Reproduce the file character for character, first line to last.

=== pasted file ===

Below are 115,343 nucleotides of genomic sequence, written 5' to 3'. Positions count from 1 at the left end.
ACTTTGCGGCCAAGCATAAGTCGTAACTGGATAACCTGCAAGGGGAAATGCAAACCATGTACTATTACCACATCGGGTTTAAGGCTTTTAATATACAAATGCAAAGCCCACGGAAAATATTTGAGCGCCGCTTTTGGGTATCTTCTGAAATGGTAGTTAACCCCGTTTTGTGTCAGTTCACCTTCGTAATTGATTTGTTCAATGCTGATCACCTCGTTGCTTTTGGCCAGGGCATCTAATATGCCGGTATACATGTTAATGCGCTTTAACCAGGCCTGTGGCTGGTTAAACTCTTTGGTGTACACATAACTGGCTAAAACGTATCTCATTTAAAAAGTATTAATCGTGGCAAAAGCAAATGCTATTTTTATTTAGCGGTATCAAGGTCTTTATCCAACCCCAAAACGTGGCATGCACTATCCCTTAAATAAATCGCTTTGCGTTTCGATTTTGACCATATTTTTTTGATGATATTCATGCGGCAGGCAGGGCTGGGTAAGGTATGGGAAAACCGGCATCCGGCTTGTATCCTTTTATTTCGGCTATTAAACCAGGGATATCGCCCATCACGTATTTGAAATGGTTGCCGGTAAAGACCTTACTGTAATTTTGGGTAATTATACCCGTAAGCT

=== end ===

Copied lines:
Below are 115,343 nucleotides of genomic sequence, written 5' to 3'. Positions count from 1 at the left end.
ACTTTGCGGCCAAGCATAAGTCGTAACTGGATAACCTGCAAGGGGAAATGCAAACCATGTACTATTACCACATCGGGTTTAAGGCTTTTAATATACAAATGCAAAGCCCACGGAAAATATTTGAGCGCCGCTTTTGGGTATCTTCTGAAATGGTAGTTAACCCCGTTTTGTGTCAGTTCACCTTCGTAATTGATTTGTTCAATGCTGATCACCTCGTTGCTTTTGGCCAGGGCATCTAATATGCCGGTATACATGTTAATGCGCTTTAACCAGGCCTGTGGCTGGTTAAACTCTTTGGTGTACACATAACTGGCTAAAACGTATCTCATTTAAAAAGTATTAATCGTGGCAAAAGCAAATGCTATTTTTATTTAGCGGTATCAAGGTCTTTATCCAACCCCAAAACGTGGCATGCACTATCCCTTAAATAAATCGCTTTGCGTTTCGATTTTGACCATATTTTTTTGATGATATTCATGCGGCAGGCAGGGCTGGGTAAGGTATGGGAAAACCGGCATCCGGCTTGTATCCTTTTATTTCGGCTATTAAACCAGGGATATCGCCCATCACGTATTTGAAATGGTTGCCGGTAAAGACCTTACTGTAATTTTGGGTAATTATACCCGTAAGCT